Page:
Steven Stellman - Breast cancer risk in relation to adipose concentrations of organochlorine pesticides and polychlorinated biphenyls in Long Island, New York

Document created by Steven Stellman on Dec 1, 2016
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  Stellman, S. D., Djordjevic, M. V., Britton, J. A., Muscat, J.   E., Citron, M. L., Kemeny, M., Busch, E., Gong, L. 9  (11) 1241-9-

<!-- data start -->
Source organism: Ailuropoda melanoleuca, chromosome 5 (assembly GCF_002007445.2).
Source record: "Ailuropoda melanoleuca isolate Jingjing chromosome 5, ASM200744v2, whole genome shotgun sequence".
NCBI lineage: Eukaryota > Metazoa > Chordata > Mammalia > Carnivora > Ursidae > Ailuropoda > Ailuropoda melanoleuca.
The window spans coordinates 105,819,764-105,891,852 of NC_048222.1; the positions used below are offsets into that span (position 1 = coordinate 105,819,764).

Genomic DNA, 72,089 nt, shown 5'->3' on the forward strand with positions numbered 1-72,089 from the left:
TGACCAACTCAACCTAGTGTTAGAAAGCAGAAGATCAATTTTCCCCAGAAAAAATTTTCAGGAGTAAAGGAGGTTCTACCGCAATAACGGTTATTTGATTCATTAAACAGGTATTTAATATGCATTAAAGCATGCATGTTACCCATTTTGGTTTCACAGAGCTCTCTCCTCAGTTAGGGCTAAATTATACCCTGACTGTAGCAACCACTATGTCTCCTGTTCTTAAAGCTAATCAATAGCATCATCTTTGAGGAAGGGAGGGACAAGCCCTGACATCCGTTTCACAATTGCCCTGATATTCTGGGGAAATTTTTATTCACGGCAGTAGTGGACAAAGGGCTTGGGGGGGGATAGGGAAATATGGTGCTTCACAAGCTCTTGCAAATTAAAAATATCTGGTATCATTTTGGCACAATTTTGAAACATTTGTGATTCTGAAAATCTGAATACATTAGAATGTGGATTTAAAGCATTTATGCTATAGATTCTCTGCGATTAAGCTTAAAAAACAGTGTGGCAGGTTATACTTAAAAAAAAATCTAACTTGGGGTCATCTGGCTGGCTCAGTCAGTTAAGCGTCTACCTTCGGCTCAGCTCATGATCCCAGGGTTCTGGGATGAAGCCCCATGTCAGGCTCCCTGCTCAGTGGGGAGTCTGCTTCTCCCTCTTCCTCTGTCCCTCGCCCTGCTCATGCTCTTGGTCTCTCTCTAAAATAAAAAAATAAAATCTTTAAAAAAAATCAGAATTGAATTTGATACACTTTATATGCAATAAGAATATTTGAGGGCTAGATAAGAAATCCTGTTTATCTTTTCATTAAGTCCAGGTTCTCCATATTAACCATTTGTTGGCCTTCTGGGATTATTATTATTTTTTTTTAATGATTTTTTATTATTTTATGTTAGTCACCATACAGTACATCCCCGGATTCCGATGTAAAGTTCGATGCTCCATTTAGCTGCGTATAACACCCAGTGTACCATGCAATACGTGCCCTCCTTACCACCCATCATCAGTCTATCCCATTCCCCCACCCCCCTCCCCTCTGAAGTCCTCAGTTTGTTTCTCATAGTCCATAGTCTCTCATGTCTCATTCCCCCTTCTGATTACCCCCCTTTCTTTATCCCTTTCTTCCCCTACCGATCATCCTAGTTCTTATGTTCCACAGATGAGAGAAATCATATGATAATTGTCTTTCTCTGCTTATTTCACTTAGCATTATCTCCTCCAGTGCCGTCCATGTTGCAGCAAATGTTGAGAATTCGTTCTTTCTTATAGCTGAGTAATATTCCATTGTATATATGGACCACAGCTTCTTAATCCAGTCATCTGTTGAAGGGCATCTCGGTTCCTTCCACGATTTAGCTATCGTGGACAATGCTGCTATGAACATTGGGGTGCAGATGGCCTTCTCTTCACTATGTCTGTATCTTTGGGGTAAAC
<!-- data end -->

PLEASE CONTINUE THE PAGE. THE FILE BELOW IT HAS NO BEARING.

Abstract: To assess a possible etiological role   of organochlorine compounds in breast cancer development on Long   Island, a high-risk region of New York State, concentrations of   organochlorine pesticides and polychlorinated biphenyls (PCBs)   were measured in the adipose tissue of 232 women with breast   cancer and 323 hospital controls admitted to surgery for benign   breast disease or non-breast-related conditions. Seven pesticide   residues and 14 PCB congeners were assayed via a supercritical   fluid extraction method followed by gas chromatography with   electron capture detection. After adjustment for age and body   mass index, which were strongly correlated with organochlorine   levels, adipose concentrations of   1,1-dichloro-2,2-di(4-chlorophenyl)ethylene, total pesticides,   and total polychlorinated biphenyls (PCBs) did not differ   significantly between cases and controls. The relative abundance   of individual pesticide species and PCB congeners was similar in   cases and controls. Odds ratios adjusted for age, BMI, hospital,   and race gave no evidence of a dose-response for   1,1-dichloro-2,2-di(4-chlorophenyl)ethylene, total pesticides, or   total PCBs, whether stratified by estrogen receptor status or   not. Breast cancer risk among Long Island residents was not   elevated compared with residents of the adjacent New York City   borough of Queens. We did not confirm a previously reported   association between breast cancer risk and levels of PCB congener   118 (2,3',4,4',5-pentachlorobiphenyl), nor did we observe an   association with the most abundant congener 153   (2,2',4,4',5,5'-hexachlorobiphenyl), a strong inducer of phase I   enzymes that was reported recently to have estrogenic properties.   Only PCB congener 183 (2,2',3,4,4',5',6-heptachlorobiphenyl),   which is also an inducer, was significantly associated with risk,   with an adjusted odds ratio of 2.0 (95% confidence interval,   1.2-3.4) in women with adipose levels >5.67 ng/g; the   biological importance of this observation is unclear without   confirmation in additional studies. Although neither the present   nor other studies have provided convincing evidence of an   association between body burden of   1,1,1-trichloro-2,2-bis(4-chlorophenyl)ethane and PCBs with   cancer of the breast, these compounds are rated as "possible" and   "probable" human carcinogens, respectively, by the International   Agency for Research on Cancer. Investigations of associations   with cancer at other sites should be carried out.

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